“Growing Into Science: Call Me Ishmael”
Growing Up In Science is a global series dedicated to sharing the personal narratives of scientists, with a focus on the hidden challenges of becoming and being a scientist throughout all stages of one’s career. We’ll feature scientists at WashU via in-person talks at 4pm in McDonnell 928.
Full schedule, Growing Up In Science
If you have questions or are interested in getting involved, please contact Julia Pai.
Growing Into Science: Call Me Ishmael
Rachel Henson is the Research Lab Manager of the Knight Alzheimer Disease Research Center (ADRC) Fluid Biomarker Core at Washington University in St. Louis. In 2010, she received her B.S. in Biology with an emphasis in Biotechnology from Webster University where she completed her thesis on the impact of volatile anesthetics on gene expression in Saccharomyces cerevisiae under Dr. Stephanie Schroeder. She received her M.S. in Biochemistry and Biophysics from Oregon State University working in the lab of Dr. Ryan Mehl where she developed genetic code expansion methods to study oxidative post-translational protein modifications and helped manage the Unnatural Protein Facility. In 2017, Rachel joined the lab of Dr. Anne Fagan, the director of the Knight ADRC Fluid Biomarker Core, where she began her study of cerebrospinal fluid biomarkers of Alzheimer disease in individuals with Down syndrome. Rachel now manages the lab of Dr. Suzanne Schindler and the Knight ADRC Fluid Biomarker Core biorepository. Her research is focused on fluid biomarker standardization, socio-economic impacts on AD biomarkers and disparities in AD biomarker research.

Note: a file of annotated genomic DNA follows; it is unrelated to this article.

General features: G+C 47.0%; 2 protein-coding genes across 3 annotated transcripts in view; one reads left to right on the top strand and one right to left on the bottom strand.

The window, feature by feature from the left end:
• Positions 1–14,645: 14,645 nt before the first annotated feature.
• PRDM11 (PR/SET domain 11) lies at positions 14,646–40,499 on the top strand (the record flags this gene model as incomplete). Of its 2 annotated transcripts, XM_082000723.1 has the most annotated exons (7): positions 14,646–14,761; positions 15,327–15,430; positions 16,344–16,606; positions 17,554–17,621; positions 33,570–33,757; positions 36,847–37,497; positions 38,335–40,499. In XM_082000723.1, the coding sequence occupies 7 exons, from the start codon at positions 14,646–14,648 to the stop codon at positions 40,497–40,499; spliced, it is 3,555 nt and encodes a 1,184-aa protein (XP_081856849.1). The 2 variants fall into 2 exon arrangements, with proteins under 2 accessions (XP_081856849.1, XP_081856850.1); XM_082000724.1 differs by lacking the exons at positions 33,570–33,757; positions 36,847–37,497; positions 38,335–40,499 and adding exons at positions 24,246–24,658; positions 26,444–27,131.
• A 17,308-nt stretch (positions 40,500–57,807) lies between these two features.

Rachel Henson grew up on a small farm in rural Missouri and was homeschooled for much of her childhood with an intentional omission of science-based courses. She never planned to attend college but decided to pursue a career in music education after receiving a scholarship from Webster University in 2006. During the Great Recession of 2007, a job as a music teacher wasn’t looking like a smart career choice to go into debt over, and after having experienced her first science course, she decided to change her major to Biology. There, she developed an interest in biochemistry and immediately volunteered to work in the lab of Dr. Stephanie Schroeder who would later become her mentor. What would have been a one-semester capstone assignment turned into a 3 year research project on the effects of volatile anesthetics on gene expression in yeast. After working at various music stores and customer service jobs to get herself through school, Rachel was the first person in her family to graduate from college in 2010. She got her first job at ISTO Technologies where she harvested human cartilage from juvenile cadavers for orthopedic transplants. This turned out to be quite a grim job and she applied for a position at the Siteman Cancer Center Tissue Procurement Core at Washington University, which would be her first introduction to core facility and biorepository operations. After spending 3 years in a love-hate relationship with the freezer farm, she was accept to a PhD program in Biochemistry and Biophysics at Oregon State University. She intended to get back into genetics research, but the PI who recruited her no longer had enough funding to support an additional graduate student. After her rotations, she was offered a position in the lab of Dr. Ryan Mehl, an organic chemist who develops tools for genetic code expansion. After struggling for several years on a high risk project that seemed to be based on an unfortunate artifact, she started helping to manage collaborations in Dr. Mehl’s Unnatural Protein Facility (now the GCE4ALL Research Center). It was at OSU where she realized what she loved most about science – teaching, mentoring students, and facilitating research. She decided to “drop out” with her Master’s degree and returned to WashU to work for the Knight Alzheimer Disease Research Center Fluid Biomarker Core where she helped to establish the CSF biorepository for the Alzheimer Biomarker Consortium – Down Syndrome (ABC-DS) study. She has co-authored more than 12 publications since joining the Fluid Biomarker Core and is excited to be involved in the validation of one of the first diagnostic blood tests for AD.